My main interest in having to reduce volume, but to help the tone. On the museum's site, I saw some circular baffles made out of leather or fabric that actually don't cover much of the endfret. Probably for tone rather than volume?

 

Another question - there are 3 pillars, Two that connect to the thumb strap and finger rest. Some of the concertinas in the museum had a screw going into the 3rd pillar, but only 1 or 2 of them had that screw going from the outside of the endfret. I don't get how the 3rd screw connects or if it is necessary.

 

Any thoughts?

 

Bob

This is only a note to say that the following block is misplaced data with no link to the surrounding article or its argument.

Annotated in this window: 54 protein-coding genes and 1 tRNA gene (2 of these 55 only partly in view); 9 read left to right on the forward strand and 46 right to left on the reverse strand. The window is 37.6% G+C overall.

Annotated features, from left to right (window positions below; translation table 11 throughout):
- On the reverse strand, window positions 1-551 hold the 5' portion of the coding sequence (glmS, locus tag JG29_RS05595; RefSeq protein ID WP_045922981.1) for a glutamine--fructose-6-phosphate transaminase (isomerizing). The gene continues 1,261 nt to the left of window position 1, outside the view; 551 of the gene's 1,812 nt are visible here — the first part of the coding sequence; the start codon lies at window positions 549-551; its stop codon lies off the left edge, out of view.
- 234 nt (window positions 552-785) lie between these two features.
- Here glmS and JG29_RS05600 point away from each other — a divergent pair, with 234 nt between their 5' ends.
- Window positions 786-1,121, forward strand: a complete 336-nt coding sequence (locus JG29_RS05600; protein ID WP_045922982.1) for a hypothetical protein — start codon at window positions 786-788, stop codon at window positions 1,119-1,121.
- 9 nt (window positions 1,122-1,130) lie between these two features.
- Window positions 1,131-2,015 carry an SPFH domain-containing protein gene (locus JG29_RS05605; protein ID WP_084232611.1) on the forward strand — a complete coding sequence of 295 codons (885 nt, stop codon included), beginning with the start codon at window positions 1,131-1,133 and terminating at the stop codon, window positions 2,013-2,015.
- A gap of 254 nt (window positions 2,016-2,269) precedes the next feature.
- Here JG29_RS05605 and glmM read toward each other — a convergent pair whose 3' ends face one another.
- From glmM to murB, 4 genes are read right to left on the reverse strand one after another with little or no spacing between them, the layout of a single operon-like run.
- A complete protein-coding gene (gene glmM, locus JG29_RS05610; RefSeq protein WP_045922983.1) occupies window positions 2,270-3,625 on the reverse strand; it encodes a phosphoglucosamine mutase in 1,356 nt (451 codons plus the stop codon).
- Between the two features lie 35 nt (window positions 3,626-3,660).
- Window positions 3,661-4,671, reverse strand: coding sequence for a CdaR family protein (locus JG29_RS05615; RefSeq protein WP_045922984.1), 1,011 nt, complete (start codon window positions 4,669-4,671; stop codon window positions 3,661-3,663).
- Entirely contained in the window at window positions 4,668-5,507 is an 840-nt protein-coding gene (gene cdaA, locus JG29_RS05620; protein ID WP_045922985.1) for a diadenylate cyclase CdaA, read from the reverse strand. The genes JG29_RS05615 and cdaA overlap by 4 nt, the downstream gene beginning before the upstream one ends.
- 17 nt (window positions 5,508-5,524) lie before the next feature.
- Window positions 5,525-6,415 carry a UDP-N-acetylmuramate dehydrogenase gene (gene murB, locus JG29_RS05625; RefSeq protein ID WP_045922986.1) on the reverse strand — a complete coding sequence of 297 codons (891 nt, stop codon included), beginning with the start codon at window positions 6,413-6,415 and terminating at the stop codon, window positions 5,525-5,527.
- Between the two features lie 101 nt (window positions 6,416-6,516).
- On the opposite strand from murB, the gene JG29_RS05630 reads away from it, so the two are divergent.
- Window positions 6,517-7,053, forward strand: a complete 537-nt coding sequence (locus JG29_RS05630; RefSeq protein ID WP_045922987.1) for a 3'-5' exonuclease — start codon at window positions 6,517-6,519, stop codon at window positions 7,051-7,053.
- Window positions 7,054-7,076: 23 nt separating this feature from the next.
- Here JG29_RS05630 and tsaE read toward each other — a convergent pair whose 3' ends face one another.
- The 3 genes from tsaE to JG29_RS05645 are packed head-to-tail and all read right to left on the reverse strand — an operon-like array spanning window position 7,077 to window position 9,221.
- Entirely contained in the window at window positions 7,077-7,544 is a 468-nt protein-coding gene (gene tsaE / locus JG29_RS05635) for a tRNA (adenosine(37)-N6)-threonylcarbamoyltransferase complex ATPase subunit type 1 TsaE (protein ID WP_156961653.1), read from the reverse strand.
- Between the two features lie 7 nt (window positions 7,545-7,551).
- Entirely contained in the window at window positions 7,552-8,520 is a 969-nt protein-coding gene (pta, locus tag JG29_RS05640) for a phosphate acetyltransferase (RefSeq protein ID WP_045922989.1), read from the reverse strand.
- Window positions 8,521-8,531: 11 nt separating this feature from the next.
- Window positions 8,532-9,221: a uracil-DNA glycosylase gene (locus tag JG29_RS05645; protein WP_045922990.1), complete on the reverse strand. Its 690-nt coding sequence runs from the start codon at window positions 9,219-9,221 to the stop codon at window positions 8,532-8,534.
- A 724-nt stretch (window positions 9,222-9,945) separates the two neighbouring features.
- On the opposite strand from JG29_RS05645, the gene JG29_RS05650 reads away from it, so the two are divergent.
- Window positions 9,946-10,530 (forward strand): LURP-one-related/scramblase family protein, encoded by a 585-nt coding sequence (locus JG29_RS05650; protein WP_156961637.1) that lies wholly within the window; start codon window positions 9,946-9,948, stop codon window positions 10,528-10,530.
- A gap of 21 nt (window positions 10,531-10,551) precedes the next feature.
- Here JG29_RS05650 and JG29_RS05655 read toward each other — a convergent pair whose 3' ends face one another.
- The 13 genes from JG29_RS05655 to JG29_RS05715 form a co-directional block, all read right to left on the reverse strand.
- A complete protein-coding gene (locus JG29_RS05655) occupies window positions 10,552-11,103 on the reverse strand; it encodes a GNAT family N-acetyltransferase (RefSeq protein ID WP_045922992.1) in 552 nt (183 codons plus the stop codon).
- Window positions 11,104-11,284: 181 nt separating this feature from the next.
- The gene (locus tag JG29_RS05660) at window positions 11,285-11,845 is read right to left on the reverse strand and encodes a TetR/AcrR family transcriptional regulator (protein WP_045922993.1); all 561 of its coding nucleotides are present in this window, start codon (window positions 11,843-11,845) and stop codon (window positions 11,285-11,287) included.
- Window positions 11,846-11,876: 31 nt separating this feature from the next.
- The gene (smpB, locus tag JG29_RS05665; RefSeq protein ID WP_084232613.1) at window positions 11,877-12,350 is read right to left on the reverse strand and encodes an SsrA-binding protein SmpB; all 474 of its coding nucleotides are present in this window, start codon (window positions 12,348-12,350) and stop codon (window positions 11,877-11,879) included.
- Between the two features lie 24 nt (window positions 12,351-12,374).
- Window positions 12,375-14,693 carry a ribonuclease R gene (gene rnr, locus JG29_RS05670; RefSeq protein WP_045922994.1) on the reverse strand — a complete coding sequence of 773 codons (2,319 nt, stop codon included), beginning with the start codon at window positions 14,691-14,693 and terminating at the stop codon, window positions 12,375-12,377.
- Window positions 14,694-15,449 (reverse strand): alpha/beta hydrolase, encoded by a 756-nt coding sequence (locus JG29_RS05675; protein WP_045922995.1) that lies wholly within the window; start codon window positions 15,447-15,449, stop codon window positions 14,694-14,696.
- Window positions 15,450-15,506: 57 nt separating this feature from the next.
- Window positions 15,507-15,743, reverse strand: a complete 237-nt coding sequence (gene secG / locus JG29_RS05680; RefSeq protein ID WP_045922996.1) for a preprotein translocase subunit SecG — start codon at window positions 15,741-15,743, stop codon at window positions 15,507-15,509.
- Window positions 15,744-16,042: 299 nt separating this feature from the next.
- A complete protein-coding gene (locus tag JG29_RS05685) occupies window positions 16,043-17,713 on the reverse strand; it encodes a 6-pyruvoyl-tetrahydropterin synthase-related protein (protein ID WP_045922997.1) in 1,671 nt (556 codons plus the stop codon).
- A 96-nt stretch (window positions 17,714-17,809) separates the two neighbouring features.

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Bob, You explain that your aim is to ' reduce volume and help the tone ' . My metal-ended, steel-reeded Anglo was manufactured with a very thin, very finely-woven silky, ( but probably man-made ) fabric fixed securely to cover the entire inner surface of the fretted ends. The instrument has, to my ears, a very pleasant gentle tone. I have no wish for the more strident tone which I believe to be associated with a Jefferies type instrument. I like the ease with which the intrument can be played very softly. I guess the fabric has a significant effect upon the tone and volume of the instrument but not to such an extent of course as would be expected from wooden or leather baffles. The tone and volume of my intrument would presumably be altered if the woven fabric was of a different thickness and constitution. The fabric also performs the valuable function of acting as a filter to prevent unwanted foreign matter from gaining access to the mechanics of the instrument. It would be relatively easy to experiment with a variety of fabrics in order to hopefully achieve the effect that suits you.